Health chiefs have warned of unprecedented disruption to the NHS after tens of thousands of junior doctors voted for a 72-hour walkout that is expected to hit every hospital in the country.
Almost 37,000 junior doctors belonging to the British Medical Association (BMA) – 98 per cent of those who voted – said yes to next month’s strike action, which represents a dramatic escalation of the pay row between NHS staff and the government.
The industrial action is expected to hit every NHS trust in England, with healthcare leaders warning of a devastating impact on services – including A&E – which will be left without junior doctors for three days straight.
With more than half of all junior doctors in England covered by the vote, it leaves the NHS facing “enormous” challenges, with healthcare leaders “deeply concerned” about how patients will be cared for.
Health secretary Steve Barclay said the ballot result was “deeply disappointing”.
It emerged that:
- The number of surgery cancellations will be “much bigger” than in previous strikes, dealing a huge blow to waiting-list targets
- Key services including A&E, maternity and cancer services will not be covered by junior doctors for three days
- Hospitals may have to fork out £150 per hour to cover shifts on strike days
Health chiefs called for the government to bring the “spiralling disruption” of strikes to an “immediate” end. Treasury sources said the position had not changed and no money would be made available for improved pay deals.
The BMA claims that, after a real-terms pay cut of more than 26 per cent since 2008, junior doctors were offered an “insulting” 2 per cent pay rise in the current year. The union has estimated that the government would need to offer a 35 per cent pay increase to address the cut.
One hospital chief executive warned that services will be forced to negotiate pay with consultants to cover junior doctor shifts, with hourly rates as high as £150.
According to a BMA “rate card”, which advises doctors on recommended pay levels for non-contractual work, consultants are advised to charge £158 an hour on weekdays from 7am to 7pm and up to £262 for weekend night shifts, for work including the provision of cover of junior doctor rotas.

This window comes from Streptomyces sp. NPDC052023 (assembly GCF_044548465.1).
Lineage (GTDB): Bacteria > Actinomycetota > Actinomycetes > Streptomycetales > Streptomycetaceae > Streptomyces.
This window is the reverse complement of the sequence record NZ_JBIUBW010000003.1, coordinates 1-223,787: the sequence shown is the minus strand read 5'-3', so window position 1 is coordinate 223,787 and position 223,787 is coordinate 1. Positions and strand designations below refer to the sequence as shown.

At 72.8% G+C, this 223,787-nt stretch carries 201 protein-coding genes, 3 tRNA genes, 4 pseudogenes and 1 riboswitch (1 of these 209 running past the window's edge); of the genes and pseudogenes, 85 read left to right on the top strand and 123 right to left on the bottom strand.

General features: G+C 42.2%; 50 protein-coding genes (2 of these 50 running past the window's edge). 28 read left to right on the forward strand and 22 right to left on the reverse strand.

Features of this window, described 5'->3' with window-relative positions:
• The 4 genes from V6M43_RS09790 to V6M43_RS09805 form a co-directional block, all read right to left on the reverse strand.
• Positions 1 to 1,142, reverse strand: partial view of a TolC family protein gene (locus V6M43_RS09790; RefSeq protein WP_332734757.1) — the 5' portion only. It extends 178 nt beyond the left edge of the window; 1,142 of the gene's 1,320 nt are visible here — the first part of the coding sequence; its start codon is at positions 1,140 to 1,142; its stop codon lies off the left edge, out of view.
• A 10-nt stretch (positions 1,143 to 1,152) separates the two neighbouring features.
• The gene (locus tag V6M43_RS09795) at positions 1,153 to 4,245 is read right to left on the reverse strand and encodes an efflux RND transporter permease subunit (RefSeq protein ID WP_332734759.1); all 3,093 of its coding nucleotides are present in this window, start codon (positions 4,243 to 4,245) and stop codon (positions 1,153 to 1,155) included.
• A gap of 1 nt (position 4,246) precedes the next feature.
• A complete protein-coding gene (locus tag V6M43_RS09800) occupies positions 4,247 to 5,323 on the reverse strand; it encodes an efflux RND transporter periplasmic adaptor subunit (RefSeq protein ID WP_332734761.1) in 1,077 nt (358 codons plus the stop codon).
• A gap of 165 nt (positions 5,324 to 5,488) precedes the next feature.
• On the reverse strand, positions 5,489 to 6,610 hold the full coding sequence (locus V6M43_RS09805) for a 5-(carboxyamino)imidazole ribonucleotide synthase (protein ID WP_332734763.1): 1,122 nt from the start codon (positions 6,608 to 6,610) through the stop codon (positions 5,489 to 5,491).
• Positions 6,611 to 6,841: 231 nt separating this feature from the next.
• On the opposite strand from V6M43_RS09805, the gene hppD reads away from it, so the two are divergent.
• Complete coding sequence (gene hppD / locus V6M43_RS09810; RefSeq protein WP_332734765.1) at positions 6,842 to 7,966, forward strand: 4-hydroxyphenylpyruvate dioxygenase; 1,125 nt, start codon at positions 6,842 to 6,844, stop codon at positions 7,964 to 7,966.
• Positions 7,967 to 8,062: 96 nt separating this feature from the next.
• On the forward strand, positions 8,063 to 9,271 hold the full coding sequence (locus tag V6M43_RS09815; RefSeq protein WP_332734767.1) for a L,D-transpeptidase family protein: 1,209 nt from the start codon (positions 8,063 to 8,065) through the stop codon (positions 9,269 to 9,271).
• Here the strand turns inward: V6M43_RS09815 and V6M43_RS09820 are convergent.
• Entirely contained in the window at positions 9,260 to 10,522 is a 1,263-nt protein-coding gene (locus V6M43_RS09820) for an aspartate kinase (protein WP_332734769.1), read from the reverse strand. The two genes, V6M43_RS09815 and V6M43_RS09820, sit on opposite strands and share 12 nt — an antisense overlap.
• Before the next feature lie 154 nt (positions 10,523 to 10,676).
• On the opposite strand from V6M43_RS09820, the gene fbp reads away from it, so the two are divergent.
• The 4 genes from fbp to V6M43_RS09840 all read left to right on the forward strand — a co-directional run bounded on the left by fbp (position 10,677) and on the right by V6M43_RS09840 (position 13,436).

The NHS chief said: “We’ve been told that we must do everything we can to avoid elective cancellations, but we will have to cancel elective work for safety reasons if we end up with this [junior doctors’] strike.”
Announcing the result, BMA Junior Doctors Committee co-chairs Dr Robert Laurenson and Dr Vivek Trivedi claimed that Mr Barclay had failed to take part in meaningful negotiations on wages.
“This vote shows, without a shadow of a doubt, the strength of feeling among most of England’s junior doctors,” they said. “We are frustrated, in despair, and angry, and we have voted in our thousands to say, ‘In the name of our profession, our patients and our NHS, doctors won’t take it any more.’”
More than 47,600 junior doctors in England were eligible to vote in the BMA’s ballot, and almost 37,000 votes were cast, making it the largest ever turnout for a ballot of doctors held by the BMA.
Matthew Taylor, chief executive of the NHS Confederation, said the prime minister “has a choice to make, which is to either seek some resolution with the trade unions or jeopardise his commitment to cut NHS waiting lists”.
“While health leaders will look to secure cover from consultants and SAS [specialty and specialist] doctors on these days, unfortunately we are likely to still see the cancellation of many non-urgent procedures, checks and other appointments, so that the most life-critical care can be prioritised,” added Mr Taylor.
He also said that the most “worrying” development in the junior doctors’ strike is that emergency care will not be exempt.
Saffron Cordery, the deputy chief executive of NHS Providers, described the planned strike action as “extremely worrying”, particularly in light of a string of planned strikes by other health workers.
“Leaders across the NHS are deeply concerned about the impact this will have on their ability to deliver care, especially as hospitals will now be left without emergency cover by junior doctors for three days straight,” she said.
She added that hospital leaders are worried that the strike will “hamper efforts to tackle care backlogs and meet elective targets”.
The action by junior doctors is the latest industrial dispute to hit the NHS, as workers face a squeeze on living standards driven by soaring inflation.
Junior doctors who are members of the Hospital Consultants and Specialists Association have already said they will strike for the first time in the union’s history. That action will take place on 15 March.
Tens of thousands of nurses in cancer wards, A&E departments and intensive care units in England will also stop work for 48 hours from 1 March. Meanwhile, thousands of ambulance workers staged a fresh strike on Monday in their long-running dispute over pay and staffing.
Mr Barclay said: “We hugely value the work of junior doctors, and it is deeply disappointing some union members have voted for strike action. As part of a multi-year deal we agreed with the BMA, junior doctors’ pay has increased by a cumulative 8.2 per cent since 2019/20. We also introduced a higher pay band for the most experienced staff and increased rates for night shifts.
“I’ve met with the BMA and other medical unions to discuss what is fair and affordable, as well as wider concerns around conditions and workload. I want to continue discussing how we can make the NHS a better place to work for all.”